BTW, the Hippo was common as north as the UK in certain times so it might not have been always that cold in Europe. What interests me is why -after controlling fire- it still took 784,000 years before building civilisations.
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hitssquad
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Apr30-04, 06:54 AM
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Quote Quote by Andre
What interests me is why -after controlling fire- it still took 784,000 years before building civilisations.
Philippe Rushton theorized that a combination of temporary environmental pressure encouraging higher IQ, and the subsequent easing of that environmental pressure, triggered the births of civilization in Europe and Asia and the semi-birth of civilization in North and South America.
selfAdjoint
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Apr30-04, 08:38 AM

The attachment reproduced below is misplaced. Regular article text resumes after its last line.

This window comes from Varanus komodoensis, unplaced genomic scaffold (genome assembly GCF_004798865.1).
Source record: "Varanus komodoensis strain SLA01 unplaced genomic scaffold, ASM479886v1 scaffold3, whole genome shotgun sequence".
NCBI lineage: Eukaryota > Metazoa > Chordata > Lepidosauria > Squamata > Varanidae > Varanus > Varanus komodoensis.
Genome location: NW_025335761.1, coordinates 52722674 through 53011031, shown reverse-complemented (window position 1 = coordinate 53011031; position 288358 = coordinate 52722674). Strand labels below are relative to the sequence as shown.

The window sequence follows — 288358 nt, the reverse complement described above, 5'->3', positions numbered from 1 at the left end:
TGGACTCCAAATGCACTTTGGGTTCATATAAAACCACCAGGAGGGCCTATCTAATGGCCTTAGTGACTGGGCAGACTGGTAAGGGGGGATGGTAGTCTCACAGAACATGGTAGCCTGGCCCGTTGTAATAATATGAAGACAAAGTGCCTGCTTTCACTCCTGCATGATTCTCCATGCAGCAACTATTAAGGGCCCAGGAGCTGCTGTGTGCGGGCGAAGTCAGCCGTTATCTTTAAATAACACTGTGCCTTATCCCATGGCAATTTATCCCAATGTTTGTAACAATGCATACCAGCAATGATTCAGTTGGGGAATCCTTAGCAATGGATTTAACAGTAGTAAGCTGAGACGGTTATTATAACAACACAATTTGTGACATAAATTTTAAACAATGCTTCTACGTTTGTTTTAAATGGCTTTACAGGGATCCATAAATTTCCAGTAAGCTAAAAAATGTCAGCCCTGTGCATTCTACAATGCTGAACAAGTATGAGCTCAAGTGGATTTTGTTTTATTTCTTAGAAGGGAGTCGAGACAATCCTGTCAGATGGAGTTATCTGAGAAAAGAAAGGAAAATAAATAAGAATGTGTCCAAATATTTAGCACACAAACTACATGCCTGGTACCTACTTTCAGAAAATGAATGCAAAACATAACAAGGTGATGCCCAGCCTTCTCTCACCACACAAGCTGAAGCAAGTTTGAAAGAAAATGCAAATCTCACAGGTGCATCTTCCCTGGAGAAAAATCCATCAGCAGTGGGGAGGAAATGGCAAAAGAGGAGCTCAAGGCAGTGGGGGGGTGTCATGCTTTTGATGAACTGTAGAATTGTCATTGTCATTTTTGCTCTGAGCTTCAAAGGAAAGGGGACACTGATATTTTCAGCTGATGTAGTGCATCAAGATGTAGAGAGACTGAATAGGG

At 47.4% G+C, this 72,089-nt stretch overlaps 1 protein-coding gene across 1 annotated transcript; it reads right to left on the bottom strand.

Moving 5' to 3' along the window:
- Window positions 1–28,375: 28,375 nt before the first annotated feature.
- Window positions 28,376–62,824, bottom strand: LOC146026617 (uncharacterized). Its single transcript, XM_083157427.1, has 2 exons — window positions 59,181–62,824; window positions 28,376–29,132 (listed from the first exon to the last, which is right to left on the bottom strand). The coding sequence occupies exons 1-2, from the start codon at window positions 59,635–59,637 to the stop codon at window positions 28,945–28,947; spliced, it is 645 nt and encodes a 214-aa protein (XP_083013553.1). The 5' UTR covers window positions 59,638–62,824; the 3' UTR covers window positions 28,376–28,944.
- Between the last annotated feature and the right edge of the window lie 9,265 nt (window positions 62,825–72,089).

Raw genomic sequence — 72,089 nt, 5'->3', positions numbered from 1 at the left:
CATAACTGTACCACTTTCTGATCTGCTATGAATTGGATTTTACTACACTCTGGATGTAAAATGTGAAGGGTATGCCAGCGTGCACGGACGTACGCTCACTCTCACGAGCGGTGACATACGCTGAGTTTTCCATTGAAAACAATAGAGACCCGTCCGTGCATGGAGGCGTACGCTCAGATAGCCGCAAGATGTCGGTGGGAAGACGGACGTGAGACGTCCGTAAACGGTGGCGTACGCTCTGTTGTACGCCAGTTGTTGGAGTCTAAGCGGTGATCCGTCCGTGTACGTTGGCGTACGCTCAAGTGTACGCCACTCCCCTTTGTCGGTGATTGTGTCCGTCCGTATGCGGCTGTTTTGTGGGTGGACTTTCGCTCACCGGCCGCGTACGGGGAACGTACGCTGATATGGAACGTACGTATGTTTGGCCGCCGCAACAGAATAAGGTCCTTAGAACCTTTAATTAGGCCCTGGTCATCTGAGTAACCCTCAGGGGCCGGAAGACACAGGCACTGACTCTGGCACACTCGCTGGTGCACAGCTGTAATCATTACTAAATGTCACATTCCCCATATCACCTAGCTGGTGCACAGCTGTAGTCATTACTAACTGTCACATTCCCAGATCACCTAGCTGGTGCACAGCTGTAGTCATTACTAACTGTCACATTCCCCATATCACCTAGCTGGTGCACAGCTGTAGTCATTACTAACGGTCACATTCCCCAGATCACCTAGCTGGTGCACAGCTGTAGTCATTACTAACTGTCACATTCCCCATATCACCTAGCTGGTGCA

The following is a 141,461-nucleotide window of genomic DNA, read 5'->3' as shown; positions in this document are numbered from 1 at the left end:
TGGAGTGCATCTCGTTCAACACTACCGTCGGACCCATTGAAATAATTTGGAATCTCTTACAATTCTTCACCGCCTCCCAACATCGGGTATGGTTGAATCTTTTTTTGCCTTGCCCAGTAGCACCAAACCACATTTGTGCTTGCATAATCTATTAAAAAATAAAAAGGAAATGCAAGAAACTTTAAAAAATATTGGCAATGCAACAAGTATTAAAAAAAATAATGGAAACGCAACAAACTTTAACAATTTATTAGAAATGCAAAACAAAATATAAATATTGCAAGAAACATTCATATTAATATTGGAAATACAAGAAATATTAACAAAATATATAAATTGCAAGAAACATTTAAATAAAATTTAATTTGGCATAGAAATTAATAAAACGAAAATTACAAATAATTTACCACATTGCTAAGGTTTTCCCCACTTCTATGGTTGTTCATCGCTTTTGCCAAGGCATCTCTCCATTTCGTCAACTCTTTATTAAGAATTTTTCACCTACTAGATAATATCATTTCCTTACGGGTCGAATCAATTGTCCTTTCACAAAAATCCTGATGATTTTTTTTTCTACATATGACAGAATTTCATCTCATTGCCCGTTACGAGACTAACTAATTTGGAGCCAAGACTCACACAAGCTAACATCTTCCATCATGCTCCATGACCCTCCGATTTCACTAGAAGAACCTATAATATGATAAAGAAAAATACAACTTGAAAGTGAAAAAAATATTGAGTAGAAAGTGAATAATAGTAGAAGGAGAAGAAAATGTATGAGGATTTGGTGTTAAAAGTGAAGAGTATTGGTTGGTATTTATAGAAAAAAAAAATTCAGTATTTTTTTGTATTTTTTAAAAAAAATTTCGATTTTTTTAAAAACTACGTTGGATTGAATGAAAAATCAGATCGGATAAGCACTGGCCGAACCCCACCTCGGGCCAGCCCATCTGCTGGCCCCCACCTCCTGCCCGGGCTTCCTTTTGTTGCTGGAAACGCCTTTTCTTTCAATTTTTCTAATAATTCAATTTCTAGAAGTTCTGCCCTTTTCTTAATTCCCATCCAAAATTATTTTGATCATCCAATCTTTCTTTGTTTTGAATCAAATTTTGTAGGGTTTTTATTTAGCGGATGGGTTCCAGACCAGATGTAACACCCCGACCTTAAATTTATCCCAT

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What species were the hominids associated with this? Sapiens or Erectus? Or, come to think of it, Neandertal?

marcus
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Apr30-04, 09:07 AM
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First Humans to control fire

Quote Quote by selfAdjoint
What species were the hominids associated with this? Sapiens or Erectus? Or, come to think of it, Neandertal?
Michael Balter, cited here as author of the recent article in Science,
wrote an earlier Science article in 1995

"Did Homo Erectus Tame Fire First?" Balter, Michael. Science. June 16, 1995.


http://fubini.swarthmore.edu/~ENVS2/...ordanfire2.htm

at that point he was pointing to evidence of controlled use of fire
going back 380,000 years

I dont have access (my subscription lapsed long ago) but it looks like